New Testament Church Proliferation Digest


Spreading the Gospel via House Churches


NT Church Proliferation Digest Sunday, October 13 2002 Volume 02 : Number 179
Re: [NTCP] synagogue
RE: [NTCP] Some gems for our nugget-loving readership
RE: [NTCP] Some gems for our nugget-loving readership

Date: Fri, 11 Oct 2002 18:49:57 -0400
From: jferris <jferris154 * mac>
Subject: Re: [NTCP] synagogue

David Anderson wrote:

>First and foremost, our disagreement here doesn't affect our friendship
>in any way, dear brother. I know you desire the mind and will of the Lord
>as do I. If the church buildings of the Western World were used each day
>as educational centers as some (?) synagogues were, then I would feel
>much differently.
>
Dear Michael,

I thought I would piggy back on David's response to your latest
Synago-round. I guess I would have to say that I have often commended
the stewardship of a well used building, one that is used for education
when the saints are not meeting there.

I should also add that I am gun shy, none the less, where buildings for
religious purposes are concerned, because I still have to ask my
favorite question of the religious: "What page is that on?" There was
really only one building that Jesus was positive about, and that was the
building that He went away to prepare.

>First, please hear what I am *not* saying. I am *not* saying that the
>early church did not meet in houses. Or that they did not even *usually*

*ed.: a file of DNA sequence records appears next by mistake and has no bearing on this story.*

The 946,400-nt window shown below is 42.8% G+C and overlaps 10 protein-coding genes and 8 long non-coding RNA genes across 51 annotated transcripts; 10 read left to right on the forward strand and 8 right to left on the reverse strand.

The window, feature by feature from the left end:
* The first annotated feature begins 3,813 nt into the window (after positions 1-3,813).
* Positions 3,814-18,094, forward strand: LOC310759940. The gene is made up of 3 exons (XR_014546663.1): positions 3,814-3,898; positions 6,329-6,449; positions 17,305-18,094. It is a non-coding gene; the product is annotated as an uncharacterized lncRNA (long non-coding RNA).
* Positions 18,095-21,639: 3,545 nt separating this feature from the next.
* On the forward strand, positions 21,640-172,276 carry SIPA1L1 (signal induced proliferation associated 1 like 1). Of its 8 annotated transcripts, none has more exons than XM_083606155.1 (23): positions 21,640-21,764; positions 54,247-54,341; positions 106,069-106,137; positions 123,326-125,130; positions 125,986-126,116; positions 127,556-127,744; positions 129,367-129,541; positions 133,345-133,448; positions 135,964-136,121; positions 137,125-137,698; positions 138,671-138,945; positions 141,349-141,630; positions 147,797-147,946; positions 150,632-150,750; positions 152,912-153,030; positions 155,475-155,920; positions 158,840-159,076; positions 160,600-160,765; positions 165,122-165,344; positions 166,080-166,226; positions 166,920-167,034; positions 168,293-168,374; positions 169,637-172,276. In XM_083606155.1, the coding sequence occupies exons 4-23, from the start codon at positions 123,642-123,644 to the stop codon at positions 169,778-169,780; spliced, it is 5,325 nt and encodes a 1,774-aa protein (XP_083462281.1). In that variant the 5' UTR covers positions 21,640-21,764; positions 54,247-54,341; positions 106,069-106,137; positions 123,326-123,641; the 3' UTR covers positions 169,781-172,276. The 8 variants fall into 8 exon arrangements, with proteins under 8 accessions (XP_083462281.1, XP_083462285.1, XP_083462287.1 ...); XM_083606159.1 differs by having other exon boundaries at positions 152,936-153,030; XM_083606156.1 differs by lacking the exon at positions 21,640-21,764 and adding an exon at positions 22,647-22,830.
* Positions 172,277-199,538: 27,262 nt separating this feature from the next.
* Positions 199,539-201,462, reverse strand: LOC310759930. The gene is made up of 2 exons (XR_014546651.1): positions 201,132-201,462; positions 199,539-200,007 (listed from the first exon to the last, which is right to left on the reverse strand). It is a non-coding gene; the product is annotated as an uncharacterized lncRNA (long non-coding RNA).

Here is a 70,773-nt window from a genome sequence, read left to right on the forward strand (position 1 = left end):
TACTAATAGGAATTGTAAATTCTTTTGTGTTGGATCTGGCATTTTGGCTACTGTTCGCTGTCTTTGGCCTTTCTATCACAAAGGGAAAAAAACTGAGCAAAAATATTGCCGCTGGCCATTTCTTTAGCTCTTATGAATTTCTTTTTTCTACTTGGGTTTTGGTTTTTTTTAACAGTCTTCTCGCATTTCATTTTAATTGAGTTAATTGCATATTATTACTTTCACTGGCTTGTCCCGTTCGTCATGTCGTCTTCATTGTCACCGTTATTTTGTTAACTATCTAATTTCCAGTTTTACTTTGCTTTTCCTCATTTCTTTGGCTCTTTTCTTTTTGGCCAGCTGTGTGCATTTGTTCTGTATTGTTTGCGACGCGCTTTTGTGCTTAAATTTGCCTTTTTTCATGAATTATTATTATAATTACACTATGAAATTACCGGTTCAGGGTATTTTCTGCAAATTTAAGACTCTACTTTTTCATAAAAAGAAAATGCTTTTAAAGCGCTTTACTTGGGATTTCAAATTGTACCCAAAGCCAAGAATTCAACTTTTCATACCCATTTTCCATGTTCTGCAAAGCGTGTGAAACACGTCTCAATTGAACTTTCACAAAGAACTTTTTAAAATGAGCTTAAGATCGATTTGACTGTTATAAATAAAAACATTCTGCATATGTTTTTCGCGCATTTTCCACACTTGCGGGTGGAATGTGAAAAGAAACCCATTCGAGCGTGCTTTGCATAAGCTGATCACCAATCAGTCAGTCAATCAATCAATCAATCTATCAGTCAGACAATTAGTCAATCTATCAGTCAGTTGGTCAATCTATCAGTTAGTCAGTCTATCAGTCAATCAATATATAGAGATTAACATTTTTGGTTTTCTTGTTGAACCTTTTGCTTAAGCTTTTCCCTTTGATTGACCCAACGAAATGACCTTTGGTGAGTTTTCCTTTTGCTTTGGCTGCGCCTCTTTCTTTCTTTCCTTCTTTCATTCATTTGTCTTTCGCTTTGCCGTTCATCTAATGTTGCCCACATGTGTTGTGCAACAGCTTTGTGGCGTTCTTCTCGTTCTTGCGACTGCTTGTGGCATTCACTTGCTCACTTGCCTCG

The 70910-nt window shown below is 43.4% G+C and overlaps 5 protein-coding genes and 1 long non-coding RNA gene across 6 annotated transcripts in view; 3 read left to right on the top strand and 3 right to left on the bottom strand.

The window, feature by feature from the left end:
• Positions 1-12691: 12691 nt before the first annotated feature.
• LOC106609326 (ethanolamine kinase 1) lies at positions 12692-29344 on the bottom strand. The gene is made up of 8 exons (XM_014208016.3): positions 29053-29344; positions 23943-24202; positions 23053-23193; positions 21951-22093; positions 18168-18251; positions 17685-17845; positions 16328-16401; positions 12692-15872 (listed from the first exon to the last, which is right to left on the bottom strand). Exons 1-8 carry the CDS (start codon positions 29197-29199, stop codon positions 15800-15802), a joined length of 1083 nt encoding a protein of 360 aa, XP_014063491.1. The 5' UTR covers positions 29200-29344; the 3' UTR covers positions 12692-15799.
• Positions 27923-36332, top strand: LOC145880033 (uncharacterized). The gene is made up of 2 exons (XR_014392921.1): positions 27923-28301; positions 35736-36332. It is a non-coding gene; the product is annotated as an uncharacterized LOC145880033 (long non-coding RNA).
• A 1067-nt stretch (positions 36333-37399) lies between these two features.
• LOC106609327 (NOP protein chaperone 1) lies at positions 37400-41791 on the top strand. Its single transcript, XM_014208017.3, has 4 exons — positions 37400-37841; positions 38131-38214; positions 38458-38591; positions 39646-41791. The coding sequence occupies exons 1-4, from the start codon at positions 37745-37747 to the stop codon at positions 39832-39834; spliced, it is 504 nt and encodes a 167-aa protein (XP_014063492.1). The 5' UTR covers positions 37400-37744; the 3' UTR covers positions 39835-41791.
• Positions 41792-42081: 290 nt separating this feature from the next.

>meet in houses. They did. Are we clear on that? :-)
>
Granted, Michael.

>Now please hear what I *am* saying. I'm saying that there were
>*instances* when members of the early church *did* in fact meet in buildings
>built or modified specifically for worship. Hence we *cannot* be rigid with
>one paradigm and insist that house churches are the only Scriptural model,
>or even necessarily the *best* one in all circumstances. This unbending
>stance promotes needless division. I know most people on this list would
>not say that houses are the *only* or *best* way. But some would.
>
Yes, and I would be numbered among them.

>And have.
>
Guilty!

>Let's please review this and other evidence then make allowance for
>some in the body of Christ who feel the need, desire, leading, etc. to build
>a special building in which to meet together. To the glory of God. Okay?
>
If you have to.

>--MICHAEL
>Jerusalem
>
David responded:

>Brother, things start to blur as I try to make my way back to century 1.
>You are drawing us into a discussion encompassing synagogue and temple
>worship and what theologians call "the regulative principle of worship."
>Obviously, theologians do not speak with one voice on much of nothing.
>And to beat that, the word "synagogue" has multiple meanings. Putting
>dates on buildings isn't easy, either.
>
Actually, I don't recall that Michael has any difficulty putting dates
on buildings.

>Heather A. McKay, Sabbath and Synagogue: The Question of Sabbath Worship
>in Ancient Judaism (Leiden; New York: E.J. Brill, 1994). This volume grew
>out of an article published three years earlier: idem, "New Moon or
>Sabbath?" in The Sabbath in Jewish and Christian Traditions, edited by
>Tamara C. Eskenazi, Daniel J. Harrington and William H. Shea (New York:
>The Crossroads Publishing Company, 1991), 12-27. Beyond the defense of
>her overall hypothesis, it is also noteworthy that McKay agrees with Kee
>and Horsley's verdict on the existence (or rather, non-existence) of
>synagogue structures in pre-70 Palestine: "There is no archaeological or
>epigraphic evidence that points unequivocally to the existence of
>synagogue buildings in first-century Palestine . . . First-century
>'synagogues' are-on the whole-groups of male Jews. Any architectural
>remains of synagogue buildings in Palestine belong to a time later than